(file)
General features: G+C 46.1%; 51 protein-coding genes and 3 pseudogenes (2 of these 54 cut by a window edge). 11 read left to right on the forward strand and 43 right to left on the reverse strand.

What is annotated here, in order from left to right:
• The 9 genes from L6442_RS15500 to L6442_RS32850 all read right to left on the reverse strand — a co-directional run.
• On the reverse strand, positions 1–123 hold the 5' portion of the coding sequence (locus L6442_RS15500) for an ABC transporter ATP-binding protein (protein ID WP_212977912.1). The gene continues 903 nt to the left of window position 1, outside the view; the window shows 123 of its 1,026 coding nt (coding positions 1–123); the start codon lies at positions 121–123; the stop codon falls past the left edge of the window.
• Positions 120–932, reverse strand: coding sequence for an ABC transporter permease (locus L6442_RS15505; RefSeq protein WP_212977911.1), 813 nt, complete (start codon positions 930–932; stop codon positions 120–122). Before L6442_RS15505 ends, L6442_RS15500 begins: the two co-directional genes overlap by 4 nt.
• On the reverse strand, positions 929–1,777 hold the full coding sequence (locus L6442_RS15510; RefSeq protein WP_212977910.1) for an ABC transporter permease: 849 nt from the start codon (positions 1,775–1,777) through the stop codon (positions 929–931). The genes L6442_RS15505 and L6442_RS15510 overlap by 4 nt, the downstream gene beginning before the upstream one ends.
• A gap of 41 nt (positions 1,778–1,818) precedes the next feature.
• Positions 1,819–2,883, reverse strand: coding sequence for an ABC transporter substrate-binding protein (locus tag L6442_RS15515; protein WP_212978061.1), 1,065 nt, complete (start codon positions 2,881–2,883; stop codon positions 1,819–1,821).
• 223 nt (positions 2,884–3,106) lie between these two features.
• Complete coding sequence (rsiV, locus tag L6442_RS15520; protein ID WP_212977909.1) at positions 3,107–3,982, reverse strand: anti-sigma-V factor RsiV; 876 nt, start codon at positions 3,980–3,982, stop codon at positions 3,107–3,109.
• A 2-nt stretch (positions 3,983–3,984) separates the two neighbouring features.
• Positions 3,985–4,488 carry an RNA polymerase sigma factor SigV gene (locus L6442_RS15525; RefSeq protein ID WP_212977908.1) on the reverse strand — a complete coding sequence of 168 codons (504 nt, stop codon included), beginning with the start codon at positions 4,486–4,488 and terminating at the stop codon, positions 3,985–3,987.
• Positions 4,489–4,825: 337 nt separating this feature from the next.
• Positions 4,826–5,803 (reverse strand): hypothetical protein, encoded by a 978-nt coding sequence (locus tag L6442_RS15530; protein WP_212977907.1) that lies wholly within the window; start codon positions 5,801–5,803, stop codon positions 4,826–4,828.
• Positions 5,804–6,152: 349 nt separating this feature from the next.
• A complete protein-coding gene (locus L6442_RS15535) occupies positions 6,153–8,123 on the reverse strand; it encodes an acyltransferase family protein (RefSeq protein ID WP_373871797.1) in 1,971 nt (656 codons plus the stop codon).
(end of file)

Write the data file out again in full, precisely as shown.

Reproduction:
General features: G+C 46.1%; 51 protein-coding genes and 3 pseudogenes (2 of these 54 cut by a window edge). 11 read left to right on the forward strand and 43 right to left on the reverse strand.

What is annotated here, in order from left to right:
• The 9 genes from L6442_RS15500 to L6442_RS32850 all read right to left on the reverse strand — a co-directional run.
• On the reverse strand, positions 1–123 hold the 5' portion of the coding sequence (locus L6442_RS15500) for an ABC transporter ATP-binding protein (protein ID WP_212977912.1). The gene continues 903 nt to the left of window position 1, outside the view; the window shows 123 of its 1,026 coding nt (coding positions 1–123); the start codon lies at positions 121–123; the stop codon falls past the left edge of the window.
• Positions 120–932, reverse strand: coding sequence for an ABC transporter permease (locus L6442_RS15505; RefSeq protein WP_212977911.1), 813 nt, complete (start codon positions 930–932; stop codon positions 120–122). Before L6442_RS15505 ends, L6442_RS15500 begins: the two co-directional genes overlap by 4 nt.
• On the reverse strand, positions 929–1,777 hold the full coding sequence (locus L6442_RS15510; RefSeq protein WP_212977910.1) for an ABC transporter permease: 849 nt from the start codon (positions 1,775–1,777) through the stop codon (positions 929–931). The genes L6442_RS15505 and L6442_RS15510 overlap by 4 nt, the downstream gene beginning before the upstream one ends.
• A gap of 41 nt (positions 1,778–1,818) precedes the next feature.
• Positions 1,819–2,883, reverse strand: coding sequence for an ABC transporter substrate-binding protein (locus tag L6442_RS15515; protein WP_212978061.1), 1,065 nt, complete (start codon positions 2,881–2,883; stop codon positions 1,819–1,821).
• 223 nt (positions 2,884–3,106) lie between these two features.
• Complete coding sequence (rsiV, locus tag L6442_RS15520; protein ID WP_212977909.1) at positions 3,107–3,982, reverse strand: anti-sigma-V factor RsiV; 876 nt, start codon at positions 3,980–3,982, stop codon at positions 3,107–3,109.
• A 2-nt stretch (positions 3,983–3,984) separates the two neighbouring features.
• Positions 3,985–4,488 carry an RNA polymerase sigma factor SigV gene (locus L6442_RS15525; RefSeq protein ID WP_212977908.1) on the reverse strand — a complete coding sequence of 168 codons (504 nt, stop codon included), beginning with the start codon at positions 4,486–4,488 and terminating at the stop codon, positions 3,985–3,987.
• Positions 4,489–4,825: 337 nt separating this feature from the next.
• Positions 4,826–5,803 (reverse strand): hypothetical protein, encoded by a 978-nt coding sequence (locus tag L6442_RS15530; protein WP_212977907.1) that lies wholly within the window; start codon positions 5,801–5,803, stop codon positions 4,826–4,828.
• Positions 5,804–6,152: 349 nt separating this feature from the next.
• A complete protein-coding gene (locus L6442_RS15535) occupies positions 6,153–8,123 on the reverse strand; it encodes an acyltransferase family protein (RefSeq protein ID WP_373871797.1) in 1,971 nt (656 codons plus the stop codon).